One Index among Many

One very important thing to consider is that the NDVI may not always be the best vegetation index to use. Depending on the type of crop or the growth stage, other indices may be more appropriate. Fortunately, the AlgoMarket has you covered here as well. We currently offer a wide suite of vegetation indices to respond to the diverse needs of our clients. As we integrate new algorithms and expand our network of university partners, you can be sure that will we be offering even more vegetation indices to give you the most incisive data.

[1] http://www.washingtonpost.com/wp-dyn/content/article/2009/08/03/AR2009080300357.html
[2] http://earthobservatory.nasa.gov/Features/MeasuringVegetation/
[3] Tucker, C.J. (1979) ‘Red and Photographic Infrared Linear Combinations for Monitoring Vegetation’, Remote Sensing of Environment, 8(2), 127-150.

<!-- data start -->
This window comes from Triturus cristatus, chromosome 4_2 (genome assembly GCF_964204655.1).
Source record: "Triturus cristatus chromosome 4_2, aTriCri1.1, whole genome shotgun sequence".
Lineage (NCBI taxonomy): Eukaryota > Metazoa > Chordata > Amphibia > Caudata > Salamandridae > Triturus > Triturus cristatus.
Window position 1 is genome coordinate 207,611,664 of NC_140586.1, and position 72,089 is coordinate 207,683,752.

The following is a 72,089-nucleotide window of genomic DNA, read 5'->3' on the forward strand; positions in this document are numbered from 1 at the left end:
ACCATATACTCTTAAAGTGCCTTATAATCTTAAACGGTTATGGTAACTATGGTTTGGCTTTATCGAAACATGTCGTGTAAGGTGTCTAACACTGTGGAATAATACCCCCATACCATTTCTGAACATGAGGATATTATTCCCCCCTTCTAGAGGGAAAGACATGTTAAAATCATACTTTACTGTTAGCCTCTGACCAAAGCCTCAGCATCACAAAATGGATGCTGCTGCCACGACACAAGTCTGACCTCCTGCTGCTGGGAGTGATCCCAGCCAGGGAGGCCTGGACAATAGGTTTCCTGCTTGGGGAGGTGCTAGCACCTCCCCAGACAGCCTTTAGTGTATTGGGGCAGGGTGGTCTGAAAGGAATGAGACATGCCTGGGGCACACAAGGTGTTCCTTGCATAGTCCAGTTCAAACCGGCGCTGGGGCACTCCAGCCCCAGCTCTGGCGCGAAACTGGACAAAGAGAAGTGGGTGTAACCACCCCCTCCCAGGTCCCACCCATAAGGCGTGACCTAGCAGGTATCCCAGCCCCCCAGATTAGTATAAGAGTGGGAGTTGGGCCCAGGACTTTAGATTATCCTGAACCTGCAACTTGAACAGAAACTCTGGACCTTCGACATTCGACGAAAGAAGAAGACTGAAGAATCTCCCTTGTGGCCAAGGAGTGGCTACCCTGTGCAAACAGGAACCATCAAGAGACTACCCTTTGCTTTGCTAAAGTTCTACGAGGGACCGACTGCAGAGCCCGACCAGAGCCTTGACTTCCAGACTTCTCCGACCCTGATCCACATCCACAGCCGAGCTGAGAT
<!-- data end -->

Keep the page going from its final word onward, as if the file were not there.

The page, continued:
[4] Bolton, D. K., & Friedl, M. A. (2013). ‘Forecasting crop yield using remotely sensed vegetation indices and crop phenology metrics’, Agricultural and Forest Meteorology, 173, 74-84.
[5]Huang, J., Wang, H., Dai, Q., & Han, D. (2014). ‘Analysis of NDVI Data for Crop Identification and Yield Estimation’, Selected Topics in Applied Earth Observations and Remote Sensing, IEEE Journal of, 7(11), 4374-4384.
[6] Viña, A., Gitelson, A. A., Nguy-Robertson, A. L., & Peng, Y. (2011). ‘Comparison of different vegetation indices for the remote assessment of green leaf area index of crops’, Remote Sensing of Environment, 115(12), 3468-3478.
[7] Mahlein, A. K., Rumpf, T., Welke, P., Dehne, H. W., Plümer, L., Steiner, U., & Oerke, E. C. (2013). ‘Development of spectral indices for detecting and identifying plant diseases’, Remote Sensing of Environment, 128, 21-30.

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PrecisionHawk develops data and safety tools to take drone use to the next level